Raw vegan is a diet that combines the concepts of vegan raw foods. It excludes all food and products of animal origins, as well as food cooked at a temperature above 48 °C (118 °F). A raw vegan diet includes raw vegetables and fruits, nuts and nut pastes, grain and legume sprouts, seeds, plant oils, sea vegetables, herbs, mushrooms, and fresh juices. There are many different versions of the diet, including fruitarian, juicearian, & sproutarian. In addition to the ethics of eating meat, dairy, eggs & honey, raw vegans may be motivated by health, spiritual, financial, or environmental reasons, or any combination of these. In terms of health, some raw vegans hold the belief that cooking foods destroys the complex balance of mirconutrients. They may also believe that, in the cooking process, dangerous chemicals are produced by the heat interaction with fat, protein, and carbohydrates such as advanced glycation end-products (AGEs) and others. Other followers of a raw vegan diet place importance on spiritual gain. Forest gardening is a raw vegan lifestyle with a number of motives. For example, it can be viewed as a way to recreate the Garden of Eden. Developed by raw vegan Robert Hart, forest gardening is a food production system based on woodland ecosystems, incorporating fruits and nut trees, shrubs, herbs, vines and perennial vegetables. The three main products from a forest garden are fruit, nuts and green leafy veggies. Forest gardens are arguably the world's oldest and most resilient agroecosystem.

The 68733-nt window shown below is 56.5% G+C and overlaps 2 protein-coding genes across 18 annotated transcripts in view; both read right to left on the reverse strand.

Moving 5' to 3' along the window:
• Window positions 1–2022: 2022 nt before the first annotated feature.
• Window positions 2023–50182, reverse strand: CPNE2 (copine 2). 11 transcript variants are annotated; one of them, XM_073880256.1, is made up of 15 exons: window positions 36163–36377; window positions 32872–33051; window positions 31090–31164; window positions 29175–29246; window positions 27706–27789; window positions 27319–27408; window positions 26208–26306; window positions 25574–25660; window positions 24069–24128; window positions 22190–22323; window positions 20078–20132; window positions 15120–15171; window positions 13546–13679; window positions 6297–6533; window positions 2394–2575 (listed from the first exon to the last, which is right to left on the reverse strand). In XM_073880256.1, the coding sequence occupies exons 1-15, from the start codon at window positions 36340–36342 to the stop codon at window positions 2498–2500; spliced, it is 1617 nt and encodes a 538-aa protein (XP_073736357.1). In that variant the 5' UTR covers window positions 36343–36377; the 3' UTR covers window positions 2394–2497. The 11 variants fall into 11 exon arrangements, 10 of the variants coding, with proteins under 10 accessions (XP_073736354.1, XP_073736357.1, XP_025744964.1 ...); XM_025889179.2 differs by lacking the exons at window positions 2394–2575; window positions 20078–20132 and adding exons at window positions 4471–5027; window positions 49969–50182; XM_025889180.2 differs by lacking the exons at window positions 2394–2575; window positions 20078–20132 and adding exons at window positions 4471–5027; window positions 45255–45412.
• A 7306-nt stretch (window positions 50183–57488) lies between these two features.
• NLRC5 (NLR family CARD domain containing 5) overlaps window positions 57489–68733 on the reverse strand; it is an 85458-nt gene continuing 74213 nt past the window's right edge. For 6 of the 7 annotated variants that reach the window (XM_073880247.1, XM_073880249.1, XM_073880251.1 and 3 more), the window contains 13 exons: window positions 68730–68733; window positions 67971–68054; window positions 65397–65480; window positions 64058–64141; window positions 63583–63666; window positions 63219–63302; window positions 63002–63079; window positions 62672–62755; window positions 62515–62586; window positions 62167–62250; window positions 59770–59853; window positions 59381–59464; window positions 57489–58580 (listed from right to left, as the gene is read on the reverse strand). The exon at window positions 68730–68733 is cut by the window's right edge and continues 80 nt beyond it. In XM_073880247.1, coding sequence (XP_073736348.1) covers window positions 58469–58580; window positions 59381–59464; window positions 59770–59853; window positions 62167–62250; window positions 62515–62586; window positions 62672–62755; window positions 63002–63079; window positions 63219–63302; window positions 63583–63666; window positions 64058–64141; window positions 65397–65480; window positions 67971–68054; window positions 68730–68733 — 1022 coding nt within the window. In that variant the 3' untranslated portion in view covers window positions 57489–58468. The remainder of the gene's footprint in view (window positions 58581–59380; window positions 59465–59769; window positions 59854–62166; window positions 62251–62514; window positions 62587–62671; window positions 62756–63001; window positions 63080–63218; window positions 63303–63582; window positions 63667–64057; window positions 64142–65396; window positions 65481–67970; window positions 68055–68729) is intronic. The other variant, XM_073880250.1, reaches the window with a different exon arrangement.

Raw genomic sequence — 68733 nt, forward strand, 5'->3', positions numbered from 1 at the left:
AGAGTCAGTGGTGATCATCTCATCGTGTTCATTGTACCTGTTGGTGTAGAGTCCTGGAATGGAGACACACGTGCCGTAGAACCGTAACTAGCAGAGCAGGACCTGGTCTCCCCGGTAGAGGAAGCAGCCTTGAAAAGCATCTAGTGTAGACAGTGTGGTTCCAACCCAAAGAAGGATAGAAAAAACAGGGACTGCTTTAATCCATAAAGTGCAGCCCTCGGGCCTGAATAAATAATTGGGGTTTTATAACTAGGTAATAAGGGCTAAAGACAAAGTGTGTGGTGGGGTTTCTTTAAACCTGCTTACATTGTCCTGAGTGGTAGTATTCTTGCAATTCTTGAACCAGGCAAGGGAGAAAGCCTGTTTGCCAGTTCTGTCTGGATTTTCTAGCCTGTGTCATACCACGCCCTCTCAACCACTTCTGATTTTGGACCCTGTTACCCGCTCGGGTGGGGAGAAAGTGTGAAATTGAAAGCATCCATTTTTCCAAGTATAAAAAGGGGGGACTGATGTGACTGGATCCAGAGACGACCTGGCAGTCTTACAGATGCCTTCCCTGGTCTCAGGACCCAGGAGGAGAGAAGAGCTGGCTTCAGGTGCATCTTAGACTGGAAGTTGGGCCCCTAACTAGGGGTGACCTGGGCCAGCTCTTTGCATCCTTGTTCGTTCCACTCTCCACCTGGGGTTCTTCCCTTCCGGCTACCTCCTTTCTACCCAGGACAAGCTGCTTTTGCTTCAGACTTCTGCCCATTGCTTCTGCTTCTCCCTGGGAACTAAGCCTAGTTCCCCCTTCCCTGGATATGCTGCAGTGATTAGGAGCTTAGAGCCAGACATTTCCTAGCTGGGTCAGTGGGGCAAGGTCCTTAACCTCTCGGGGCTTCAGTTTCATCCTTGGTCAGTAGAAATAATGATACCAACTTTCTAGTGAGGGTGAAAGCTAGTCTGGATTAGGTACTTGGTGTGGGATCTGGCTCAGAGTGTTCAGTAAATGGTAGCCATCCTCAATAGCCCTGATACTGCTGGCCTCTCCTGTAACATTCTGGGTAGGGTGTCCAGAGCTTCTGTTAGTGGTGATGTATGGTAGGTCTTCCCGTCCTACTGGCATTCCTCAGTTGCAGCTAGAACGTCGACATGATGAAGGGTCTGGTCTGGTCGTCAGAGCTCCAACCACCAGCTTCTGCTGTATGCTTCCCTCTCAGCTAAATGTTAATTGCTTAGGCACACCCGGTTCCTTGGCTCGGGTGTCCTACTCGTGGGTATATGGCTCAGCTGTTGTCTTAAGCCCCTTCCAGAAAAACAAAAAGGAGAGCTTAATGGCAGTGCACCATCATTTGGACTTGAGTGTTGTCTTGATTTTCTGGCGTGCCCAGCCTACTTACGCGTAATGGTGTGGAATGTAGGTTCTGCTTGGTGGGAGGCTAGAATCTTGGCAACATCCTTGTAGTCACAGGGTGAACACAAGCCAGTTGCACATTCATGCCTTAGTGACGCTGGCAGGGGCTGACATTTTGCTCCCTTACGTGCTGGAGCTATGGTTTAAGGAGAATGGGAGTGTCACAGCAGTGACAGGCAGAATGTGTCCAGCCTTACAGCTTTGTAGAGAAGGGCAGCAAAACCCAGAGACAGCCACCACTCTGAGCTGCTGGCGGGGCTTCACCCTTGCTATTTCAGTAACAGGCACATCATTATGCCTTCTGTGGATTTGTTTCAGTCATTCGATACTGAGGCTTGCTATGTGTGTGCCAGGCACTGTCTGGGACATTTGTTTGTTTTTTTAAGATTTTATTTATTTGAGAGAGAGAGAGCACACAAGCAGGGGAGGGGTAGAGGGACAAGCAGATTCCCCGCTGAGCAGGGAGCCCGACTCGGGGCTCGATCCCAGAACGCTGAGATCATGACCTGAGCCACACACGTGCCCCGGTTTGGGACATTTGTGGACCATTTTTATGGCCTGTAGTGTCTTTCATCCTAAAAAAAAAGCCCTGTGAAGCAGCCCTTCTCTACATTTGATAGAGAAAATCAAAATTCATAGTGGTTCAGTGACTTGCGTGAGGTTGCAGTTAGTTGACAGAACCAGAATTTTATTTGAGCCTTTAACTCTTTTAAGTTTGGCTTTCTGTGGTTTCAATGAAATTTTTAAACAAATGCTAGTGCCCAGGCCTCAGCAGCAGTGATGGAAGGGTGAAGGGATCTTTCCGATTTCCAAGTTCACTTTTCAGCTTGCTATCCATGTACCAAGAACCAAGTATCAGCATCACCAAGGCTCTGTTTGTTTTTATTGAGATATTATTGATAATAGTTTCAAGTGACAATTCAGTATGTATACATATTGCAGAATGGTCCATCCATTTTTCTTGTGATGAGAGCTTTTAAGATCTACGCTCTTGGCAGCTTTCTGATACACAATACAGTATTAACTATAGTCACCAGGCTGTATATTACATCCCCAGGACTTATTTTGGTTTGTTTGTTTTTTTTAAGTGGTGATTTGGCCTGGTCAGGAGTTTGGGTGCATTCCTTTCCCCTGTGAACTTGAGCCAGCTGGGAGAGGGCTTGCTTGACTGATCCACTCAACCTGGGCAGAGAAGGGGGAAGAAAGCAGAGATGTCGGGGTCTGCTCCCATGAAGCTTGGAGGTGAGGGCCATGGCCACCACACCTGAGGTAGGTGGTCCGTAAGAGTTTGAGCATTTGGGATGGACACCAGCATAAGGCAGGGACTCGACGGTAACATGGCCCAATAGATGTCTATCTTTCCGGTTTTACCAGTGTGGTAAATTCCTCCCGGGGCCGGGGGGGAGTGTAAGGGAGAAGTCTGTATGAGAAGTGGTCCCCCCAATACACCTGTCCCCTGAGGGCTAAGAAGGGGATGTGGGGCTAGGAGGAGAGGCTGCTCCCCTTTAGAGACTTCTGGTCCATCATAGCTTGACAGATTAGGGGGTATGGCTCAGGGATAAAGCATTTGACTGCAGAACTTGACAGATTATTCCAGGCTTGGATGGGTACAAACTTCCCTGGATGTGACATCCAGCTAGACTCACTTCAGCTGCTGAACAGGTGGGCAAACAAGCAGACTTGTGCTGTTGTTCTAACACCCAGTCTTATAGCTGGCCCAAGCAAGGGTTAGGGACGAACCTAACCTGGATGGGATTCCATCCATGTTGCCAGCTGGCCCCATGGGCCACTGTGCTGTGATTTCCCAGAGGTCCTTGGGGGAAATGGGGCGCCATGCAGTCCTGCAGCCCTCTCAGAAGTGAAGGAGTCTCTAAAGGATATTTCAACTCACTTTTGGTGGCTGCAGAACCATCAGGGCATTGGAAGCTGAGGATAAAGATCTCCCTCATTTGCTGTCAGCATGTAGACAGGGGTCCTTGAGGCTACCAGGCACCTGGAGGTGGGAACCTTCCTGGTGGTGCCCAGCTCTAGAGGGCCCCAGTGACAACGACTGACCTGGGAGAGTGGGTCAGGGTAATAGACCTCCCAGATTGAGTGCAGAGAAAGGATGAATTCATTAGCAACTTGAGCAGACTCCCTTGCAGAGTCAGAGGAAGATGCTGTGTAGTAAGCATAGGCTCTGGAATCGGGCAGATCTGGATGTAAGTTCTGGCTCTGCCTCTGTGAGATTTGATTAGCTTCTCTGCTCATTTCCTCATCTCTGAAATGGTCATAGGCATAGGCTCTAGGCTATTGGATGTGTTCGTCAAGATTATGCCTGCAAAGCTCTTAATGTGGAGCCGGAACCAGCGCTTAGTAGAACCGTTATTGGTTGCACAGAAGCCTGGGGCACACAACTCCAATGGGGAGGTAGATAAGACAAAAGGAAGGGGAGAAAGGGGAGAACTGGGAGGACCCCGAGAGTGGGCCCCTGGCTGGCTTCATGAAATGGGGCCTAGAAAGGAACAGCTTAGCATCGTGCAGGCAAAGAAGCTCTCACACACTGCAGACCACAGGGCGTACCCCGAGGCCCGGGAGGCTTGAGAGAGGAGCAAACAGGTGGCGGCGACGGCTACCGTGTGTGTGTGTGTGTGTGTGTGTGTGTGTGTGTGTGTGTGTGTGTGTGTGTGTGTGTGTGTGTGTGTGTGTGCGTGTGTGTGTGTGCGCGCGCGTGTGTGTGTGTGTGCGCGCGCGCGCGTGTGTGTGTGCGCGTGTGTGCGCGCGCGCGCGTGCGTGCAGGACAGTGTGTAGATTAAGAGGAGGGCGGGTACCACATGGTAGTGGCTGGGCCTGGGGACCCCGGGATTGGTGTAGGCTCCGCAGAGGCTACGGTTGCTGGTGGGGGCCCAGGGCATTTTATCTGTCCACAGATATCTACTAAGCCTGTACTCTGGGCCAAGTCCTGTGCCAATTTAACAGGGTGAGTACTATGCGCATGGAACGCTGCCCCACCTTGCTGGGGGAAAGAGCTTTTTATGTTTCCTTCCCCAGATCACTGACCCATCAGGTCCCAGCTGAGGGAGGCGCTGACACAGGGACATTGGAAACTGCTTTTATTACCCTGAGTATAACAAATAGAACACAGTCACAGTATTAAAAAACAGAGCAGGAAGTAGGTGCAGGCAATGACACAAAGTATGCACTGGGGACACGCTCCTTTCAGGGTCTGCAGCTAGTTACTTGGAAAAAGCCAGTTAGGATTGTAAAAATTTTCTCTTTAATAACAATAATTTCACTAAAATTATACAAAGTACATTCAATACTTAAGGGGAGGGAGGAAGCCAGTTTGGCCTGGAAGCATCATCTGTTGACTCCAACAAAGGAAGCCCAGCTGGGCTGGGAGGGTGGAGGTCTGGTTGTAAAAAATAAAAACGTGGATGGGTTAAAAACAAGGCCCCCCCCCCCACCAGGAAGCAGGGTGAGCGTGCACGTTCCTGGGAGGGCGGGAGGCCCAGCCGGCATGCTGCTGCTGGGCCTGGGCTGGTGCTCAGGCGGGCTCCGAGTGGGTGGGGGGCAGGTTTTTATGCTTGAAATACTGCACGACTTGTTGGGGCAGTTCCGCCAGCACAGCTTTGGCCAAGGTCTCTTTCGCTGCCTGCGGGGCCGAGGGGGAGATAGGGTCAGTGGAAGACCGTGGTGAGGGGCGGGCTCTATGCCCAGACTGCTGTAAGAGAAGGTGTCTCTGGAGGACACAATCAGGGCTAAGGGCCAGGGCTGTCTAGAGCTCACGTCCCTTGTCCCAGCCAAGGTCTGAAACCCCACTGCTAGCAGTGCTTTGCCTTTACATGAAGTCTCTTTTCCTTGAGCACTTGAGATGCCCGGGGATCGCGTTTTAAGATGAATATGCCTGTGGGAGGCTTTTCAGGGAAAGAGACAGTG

The gourmet approach to raw veganism typically use dehydrators to "cook" food like crackers, and make dishes such as nut cheeses, "pasta" (usually zucchini cut as long curly strips), "soups", or green smoothies. A caution with the gourmet approach is the over consumption of fat, since by avoiding meat and cooked starchy foods such as bread and pasta, and consuming typical amounts of fruit (i.e. a few portions a day), calories are mostly obtained from fat in the form of nuts and seeds, oily salad dressing, nut cheeses, and avocados. Raw vegans who follow a low-fat approach to raw veganism seek a very specific nutritional balance of carbohydrates/protein/fat ratio from their diet, trying to ensure they have a sufficient intake of calories, and placing greater importance on those ratios than on their foods being raw. Most low-fat raw vegans (LFRVs) follow an 80/10/10 ratio, and some a more lax 70/10/20 or more strict 90/5/5, trying to achieve between 2000 and 3000 calories per day, averaged per week, and according to exercise levels (some athletes consume an average of 6000 calories per day). Obtaining such a high amount of calories from carbohydrates from raw foods requires consuming large quantities of sweet and ripe fruit, such as bananas and dates, generally blended or juiced. Considering that a typical banana provides 100 calories, a LFRV following a typical 3000-calorie regime requiring 80% of the calories coming from carbohydrates must consume 2400 calories of banana daily, i.e. 24 bananas, or 48 dates, or 5.3 litres of orange juice, which provides almost all the required intake of protein and fat to satisfy the ratio. Most LFRV also consume a large low-fat salad daily to ensure the required protein, mineral and vitamin daily intake is covered. The low-fat raw vegan lifestyle has been tried by several athletes. Several communities of low-fat raw vegans exist, one of which as of January 2013 had more than 15,000 members offering nutritional information and peer support.